• 15. 5. Break Times and Locations Required for Nursing Mothers• New law enforced by the Department of Labor.• Employers must provide employees with the ability to take breaks for a “reasonable” amount of time, and as frequently as needed, for the purpose of expressing milk for nursing infants up to one year old.• Unpaid breaks are required for non-exempt employees only; however, exempt employees may be entitled to breaks under state law.• Employers must provide a private area for this purpose that is shielded from and free from intrusion by coworkers (bathrooms are specifically excluded).
  • 16. 5. Break Times and Locations Required for Nursing Mothers• Employers with less than 50 employees are excluded from the new requirements only if they can demonstrate that compliance would create an “undue hardship” by causing significant difficulty or expense when considered in relation to the employer’s size, financial resources, nature or physical structure.• The DOL is expected to issue guidelines that define what constitutes a “reasonable” break time.• Compliance is encouraged to the greatest extent possible.• It only takes one DOL complaint to open a Pandora’s Box…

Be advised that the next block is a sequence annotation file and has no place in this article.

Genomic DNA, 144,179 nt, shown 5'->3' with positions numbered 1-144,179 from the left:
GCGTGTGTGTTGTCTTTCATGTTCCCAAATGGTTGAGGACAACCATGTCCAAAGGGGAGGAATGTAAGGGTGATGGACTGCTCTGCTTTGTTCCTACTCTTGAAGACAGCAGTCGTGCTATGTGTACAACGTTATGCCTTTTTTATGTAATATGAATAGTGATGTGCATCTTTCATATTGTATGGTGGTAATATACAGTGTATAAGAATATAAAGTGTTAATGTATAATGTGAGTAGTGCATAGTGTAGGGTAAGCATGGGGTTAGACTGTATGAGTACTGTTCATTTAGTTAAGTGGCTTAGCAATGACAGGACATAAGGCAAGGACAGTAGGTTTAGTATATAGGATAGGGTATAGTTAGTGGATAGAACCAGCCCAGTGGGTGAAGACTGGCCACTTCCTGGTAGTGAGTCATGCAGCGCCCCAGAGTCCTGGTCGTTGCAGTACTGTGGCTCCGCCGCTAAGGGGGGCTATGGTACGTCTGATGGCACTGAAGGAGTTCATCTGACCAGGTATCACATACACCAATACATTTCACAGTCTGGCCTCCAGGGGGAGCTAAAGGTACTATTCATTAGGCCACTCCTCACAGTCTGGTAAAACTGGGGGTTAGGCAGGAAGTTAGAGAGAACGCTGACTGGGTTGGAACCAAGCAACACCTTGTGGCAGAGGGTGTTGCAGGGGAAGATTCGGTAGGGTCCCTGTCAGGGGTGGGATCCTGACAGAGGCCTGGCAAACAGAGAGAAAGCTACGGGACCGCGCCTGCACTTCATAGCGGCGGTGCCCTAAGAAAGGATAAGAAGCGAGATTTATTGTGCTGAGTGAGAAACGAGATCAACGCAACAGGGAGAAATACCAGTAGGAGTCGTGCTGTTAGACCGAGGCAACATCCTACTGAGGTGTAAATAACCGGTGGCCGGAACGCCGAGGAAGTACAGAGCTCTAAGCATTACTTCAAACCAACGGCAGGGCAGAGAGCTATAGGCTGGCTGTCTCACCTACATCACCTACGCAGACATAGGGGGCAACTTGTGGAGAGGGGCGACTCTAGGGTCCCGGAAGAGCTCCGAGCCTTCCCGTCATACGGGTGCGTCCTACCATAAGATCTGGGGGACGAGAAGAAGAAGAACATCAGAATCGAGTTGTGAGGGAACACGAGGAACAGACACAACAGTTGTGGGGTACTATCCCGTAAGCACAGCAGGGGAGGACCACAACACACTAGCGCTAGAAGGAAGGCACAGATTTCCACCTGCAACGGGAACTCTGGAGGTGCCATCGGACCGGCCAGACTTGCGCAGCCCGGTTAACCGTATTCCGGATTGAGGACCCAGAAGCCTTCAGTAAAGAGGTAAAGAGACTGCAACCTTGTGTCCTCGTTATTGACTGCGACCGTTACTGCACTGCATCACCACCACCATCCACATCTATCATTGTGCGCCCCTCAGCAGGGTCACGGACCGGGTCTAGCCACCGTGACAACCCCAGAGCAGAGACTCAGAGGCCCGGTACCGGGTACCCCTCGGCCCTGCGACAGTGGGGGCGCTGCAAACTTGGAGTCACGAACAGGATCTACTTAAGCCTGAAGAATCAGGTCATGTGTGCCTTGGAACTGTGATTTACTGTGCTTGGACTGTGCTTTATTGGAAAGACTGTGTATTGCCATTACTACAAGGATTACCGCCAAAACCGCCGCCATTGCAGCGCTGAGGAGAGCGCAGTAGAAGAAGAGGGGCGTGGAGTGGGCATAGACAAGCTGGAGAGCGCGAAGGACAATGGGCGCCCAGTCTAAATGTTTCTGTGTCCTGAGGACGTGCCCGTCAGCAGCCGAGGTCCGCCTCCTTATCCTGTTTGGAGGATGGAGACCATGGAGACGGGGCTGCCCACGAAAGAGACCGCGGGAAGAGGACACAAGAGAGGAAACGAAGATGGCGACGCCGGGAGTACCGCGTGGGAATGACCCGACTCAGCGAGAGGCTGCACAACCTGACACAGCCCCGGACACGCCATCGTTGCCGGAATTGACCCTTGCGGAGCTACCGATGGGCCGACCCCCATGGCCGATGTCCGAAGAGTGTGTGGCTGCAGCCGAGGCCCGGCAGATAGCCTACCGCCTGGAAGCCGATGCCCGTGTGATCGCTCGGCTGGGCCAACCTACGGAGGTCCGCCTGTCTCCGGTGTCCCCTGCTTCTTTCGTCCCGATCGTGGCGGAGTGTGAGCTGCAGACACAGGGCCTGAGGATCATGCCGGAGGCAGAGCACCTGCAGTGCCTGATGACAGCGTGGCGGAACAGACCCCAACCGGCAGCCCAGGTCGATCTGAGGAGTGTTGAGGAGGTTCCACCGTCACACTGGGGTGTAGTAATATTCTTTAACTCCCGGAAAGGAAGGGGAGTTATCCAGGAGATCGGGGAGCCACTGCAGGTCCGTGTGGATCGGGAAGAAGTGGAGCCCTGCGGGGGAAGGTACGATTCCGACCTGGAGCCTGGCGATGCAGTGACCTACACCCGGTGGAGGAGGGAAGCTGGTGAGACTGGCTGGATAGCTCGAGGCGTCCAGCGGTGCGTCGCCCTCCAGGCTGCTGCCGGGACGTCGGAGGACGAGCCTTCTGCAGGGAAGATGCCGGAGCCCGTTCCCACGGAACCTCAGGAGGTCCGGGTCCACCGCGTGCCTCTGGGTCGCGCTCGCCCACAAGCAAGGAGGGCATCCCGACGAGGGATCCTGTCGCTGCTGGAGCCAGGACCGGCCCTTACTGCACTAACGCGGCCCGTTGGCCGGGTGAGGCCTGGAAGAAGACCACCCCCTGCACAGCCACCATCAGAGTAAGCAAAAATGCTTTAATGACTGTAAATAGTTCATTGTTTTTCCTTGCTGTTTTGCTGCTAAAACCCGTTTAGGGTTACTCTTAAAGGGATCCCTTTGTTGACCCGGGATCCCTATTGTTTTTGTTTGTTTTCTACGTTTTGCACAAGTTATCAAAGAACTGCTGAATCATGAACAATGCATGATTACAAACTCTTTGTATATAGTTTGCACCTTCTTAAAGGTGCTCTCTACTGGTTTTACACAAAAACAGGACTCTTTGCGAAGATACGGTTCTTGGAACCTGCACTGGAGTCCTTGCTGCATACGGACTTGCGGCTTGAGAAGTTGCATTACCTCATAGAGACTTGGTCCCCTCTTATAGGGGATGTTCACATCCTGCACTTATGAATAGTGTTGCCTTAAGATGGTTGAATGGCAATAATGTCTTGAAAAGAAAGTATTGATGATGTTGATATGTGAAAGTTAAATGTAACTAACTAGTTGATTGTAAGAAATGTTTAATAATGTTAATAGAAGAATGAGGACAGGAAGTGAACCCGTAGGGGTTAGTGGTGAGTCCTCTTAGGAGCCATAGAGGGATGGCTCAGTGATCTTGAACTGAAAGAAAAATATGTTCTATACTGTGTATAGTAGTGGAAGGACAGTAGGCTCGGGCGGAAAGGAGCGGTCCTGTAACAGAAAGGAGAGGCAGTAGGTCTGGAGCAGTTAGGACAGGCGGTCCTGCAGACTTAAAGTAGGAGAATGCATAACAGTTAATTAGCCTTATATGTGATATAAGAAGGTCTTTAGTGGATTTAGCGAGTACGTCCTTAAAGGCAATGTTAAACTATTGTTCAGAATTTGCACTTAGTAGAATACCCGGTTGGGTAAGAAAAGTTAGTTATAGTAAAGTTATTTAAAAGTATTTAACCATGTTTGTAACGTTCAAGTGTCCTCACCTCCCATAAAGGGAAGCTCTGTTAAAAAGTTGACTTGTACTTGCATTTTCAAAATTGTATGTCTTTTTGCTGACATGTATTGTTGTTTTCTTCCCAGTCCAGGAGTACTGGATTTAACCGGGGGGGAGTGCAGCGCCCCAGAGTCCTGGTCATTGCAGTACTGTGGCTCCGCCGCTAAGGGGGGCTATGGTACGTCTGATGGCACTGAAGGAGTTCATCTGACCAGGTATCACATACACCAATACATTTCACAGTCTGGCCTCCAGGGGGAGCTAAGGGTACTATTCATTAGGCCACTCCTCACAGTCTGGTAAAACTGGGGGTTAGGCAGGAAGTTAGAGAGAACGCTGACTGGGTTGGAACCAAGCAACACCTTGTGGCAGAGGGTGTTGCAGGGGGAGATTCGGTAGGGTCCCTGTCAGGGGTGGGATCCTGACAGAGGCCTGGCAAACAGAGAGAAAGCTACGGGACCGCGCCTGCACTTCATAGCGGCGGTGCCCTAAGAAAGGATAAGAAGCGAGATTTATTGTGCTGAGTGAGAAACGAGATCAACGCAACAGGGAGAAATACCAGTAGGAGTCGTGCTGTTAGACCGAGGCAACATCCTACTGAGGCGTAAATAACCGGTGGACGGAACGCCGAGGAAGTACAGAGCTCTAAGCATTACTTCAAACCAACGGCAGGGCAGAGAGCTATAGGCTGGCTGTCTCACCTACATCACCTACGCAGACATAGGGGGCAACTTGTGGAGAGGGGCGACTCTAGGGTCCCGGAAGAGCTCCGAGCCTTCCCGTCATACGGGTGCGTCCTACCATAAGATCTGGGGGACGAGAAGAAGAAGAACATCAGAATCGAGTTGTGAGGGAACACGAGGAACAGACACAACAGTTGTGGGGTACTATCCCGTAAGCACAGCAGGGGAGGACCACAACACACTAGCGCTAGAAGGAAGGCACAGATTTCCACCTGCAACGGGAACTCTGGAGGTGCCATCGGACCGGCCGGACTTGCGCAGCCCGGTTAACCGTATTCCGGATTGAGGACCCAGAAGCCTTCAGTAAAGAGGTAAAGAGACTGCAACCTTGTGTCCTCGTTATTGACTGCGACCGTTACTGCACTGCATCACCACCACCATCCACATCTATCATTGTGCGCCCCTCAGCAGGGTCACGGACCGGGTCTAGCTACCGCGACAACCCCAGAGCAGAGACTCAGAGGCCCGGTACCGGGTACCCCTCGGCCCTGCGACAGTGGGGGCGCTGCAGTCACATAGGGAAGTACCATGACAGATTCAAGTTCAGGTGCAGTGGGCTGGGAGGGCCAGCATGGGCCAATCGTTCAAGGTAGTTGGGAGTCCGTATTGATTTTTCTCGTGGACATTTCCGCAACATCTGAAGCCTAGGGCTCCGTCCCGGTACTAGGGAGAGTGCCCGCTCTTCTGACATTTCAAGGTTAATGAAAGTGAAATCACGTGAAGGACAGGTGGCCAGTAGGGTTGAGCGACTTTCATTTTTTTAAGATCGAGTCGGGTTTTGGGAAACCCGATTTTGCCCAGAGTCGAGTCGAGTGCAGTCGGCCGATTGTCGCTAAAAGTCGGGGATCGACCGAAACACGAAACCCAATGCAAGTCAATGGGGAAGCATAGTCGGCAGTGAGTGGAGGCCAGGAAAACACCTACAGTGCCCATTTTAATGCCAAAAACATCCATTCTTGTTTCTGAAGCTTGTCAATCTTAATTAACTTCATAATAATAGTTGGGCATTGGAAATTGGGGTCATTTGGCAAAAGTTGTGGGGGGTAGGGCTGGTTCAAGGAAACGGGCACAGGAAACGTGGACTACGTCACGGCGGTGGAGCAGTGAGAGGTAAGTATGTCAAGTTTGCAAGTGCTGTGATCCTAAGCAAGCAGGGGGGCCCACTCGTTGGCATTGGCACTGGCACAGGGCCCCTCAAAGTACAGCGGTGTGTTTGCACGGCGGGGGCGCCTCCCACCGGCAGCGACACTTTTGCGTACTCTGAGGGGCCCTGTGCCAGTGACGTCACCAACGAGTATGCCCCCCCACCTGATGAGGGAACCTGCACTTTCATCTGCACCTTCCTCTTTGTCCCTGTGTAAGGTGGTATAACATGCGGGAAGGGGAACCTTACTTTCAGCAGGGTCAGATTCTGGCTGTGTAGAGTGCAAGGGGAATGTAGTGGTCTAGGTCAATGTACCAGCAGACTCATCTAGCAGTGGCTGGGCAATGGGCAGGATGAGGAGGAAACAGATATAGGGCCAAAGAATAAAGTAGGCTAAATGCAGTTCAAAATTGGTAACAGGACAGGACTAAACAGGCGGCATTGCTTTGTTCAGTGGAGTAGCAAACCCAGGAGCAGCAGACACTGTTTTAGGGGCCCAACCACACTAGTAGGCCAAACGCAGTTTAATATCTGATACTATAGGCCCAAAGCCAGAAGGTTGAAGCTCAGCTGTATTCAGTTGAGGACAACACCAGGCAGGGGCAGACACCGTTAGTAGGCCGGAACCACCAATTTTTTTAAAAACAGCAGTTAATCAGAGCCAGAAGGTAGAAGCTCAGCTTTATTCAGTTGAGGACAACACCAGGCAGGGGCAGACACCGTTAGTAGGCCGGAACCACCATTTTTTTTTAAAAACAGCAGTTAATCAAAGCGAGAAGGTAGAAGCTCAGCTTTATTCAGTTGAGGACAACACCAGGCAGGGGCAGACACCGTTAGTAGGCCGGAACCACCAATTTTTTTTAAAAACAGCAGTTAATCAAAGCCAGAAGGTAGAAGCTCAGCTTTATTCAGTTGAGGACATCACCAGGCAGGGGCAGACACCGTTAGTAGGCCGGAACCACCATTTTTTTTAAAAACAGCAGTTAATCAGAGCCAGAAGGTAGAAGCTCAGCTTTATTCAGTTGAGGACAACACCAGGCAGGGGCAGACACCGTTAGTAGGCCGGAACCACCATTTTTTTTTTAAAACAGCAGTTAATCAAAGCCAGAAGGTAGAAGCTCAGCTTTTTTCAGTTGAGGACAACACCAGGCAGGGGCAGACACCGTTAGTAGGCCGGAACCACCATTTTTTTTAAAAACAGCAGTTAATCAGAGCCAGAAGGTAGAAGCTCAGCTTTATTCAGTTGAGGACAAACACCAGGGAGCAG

• 17. 4. Pay-or-Play• Automatic Enrollment Mandate: Beginning March 1, 2013, employers with more than 200 employees must automatically enroll employees in their group health plan. Employees can opt out or pay a penalty.• Employer-provided coverage mandate: Employers with 50 or more full-time employees must provide “minimum essential coverage” to employees working over 30 hours a week. – Minimum essential coverage not yet defined, but employers must provide at least 60% of such coverage. – Employee cost cannot exceed 9.5% of an employee’s household income.• Beginning on January 1, 2014, any employer who fails to provide required coverage will be assessed tax penalties of up to $2,000 per full-time employee.